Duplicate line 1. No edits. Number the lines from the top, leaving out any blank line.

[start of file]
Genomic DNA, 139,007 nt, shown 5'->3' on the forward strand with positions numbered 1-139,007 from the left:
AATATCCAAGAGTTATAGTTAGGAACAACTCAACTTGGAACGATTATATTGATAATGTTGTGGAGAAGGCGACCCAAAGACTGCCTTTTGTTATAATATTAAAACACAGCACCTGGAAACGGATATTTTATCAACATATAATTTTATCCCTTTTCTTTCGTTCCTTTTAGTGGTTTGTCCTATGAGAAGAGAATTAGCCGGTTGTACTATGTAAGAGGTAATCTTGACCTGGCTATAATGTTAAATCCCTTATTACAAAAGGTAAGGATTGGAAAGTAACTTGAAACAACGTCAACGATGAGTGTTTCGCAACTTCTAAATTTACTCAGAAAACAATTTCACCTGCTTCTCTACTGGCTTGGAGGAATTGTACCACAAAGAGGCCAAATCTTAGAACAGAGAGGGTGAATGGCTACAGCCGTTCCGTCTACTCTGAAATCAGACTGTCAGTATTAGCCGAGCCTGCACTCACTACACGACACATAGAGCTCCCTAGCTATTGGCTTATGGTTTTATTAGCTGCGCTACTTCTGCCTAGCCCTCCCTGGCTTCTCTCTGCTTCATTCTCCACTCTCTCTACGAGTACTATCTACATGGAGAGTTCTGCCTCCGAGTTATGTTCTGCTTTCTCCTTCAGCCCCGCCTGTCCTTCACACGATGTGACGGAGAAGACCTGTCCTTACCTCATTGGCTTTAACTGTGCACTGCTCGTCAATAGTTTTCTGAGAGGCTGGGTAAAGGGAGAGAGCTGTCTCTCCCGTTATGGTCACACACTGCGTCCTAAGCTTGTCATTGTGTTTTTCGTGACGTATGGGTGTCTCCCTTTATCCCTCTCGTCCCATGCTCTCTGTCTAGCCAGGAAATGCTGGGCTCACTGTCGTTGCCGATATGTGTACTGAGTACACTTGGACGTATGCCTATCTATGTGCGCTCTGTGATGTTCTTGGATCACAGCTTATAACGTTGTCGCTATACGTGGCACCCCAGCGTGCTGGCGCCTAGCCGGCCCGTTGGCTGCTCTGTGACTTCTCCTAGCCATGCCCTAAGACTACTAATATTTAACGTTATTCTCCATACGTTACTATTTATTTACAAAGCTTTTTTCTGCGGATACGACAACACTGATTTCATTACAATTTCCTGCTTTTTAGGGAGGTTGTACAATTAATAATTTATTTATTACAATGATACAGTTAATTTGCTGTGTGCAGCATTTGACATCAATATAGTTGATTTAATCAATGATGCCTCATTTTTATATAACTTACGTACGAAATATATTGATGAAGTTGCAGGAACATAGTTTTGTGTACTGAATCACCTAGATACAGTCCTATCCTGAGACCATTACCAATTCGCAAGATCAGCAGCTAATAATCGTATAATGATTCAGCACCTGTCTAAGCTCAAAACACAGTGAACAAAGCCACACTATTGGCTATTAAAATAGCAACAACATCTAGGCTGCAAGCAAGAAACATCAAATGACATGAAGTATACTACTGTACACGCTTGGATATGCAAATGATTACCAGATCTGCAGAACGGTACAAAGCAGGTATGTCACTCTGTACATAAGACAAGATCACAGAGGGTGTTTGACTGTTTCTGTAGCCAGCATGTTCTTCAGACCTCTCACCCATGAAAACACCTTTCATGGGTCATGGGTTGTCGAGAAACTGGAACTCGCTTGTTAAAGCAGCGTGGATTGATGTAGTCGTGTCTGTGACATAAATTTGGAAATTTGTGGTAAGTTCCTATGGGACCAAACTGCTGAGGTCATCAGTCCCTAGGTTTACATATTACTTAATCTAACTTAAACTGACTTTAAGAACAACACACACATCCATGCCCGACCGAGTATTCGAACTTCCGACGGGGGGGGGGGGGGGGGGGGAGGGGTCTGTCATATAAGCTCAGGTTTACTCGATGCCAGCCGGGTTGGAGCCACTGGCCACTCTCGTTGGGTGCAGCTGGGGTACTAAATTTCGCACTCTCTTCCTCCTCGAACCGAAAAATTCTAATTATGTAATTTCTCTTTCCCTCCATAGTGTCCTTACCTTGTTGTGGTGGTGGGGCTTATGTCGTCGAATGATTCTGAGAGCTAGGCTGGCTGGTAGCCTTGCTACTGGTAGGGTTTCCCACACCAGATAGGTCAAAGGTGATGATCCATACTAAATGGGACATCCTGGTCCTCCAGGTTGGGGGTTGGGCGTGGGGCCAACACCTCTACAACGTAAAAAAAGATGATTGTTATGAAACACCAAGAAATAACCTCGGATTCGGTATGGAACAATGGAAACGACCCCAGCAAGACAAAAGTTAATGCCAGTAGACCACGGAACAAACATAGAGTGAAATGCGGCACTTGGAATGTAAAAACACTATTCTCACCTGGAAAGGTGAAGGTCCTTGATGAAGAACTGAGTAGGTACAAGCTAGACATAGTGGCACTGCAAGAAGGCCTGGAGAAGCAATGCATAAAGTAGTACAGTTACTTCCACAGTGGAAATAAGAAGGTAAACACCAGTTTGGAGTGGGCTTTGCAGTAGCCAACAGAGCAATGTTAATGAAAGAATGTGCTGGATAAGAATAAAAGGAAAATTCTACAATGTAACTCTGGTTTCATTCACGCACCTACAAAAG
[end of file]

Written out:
Genomic DNA, 139,007 nt, shown 5'->3' on the forward strand with positions numbered 1-139,007 from the left: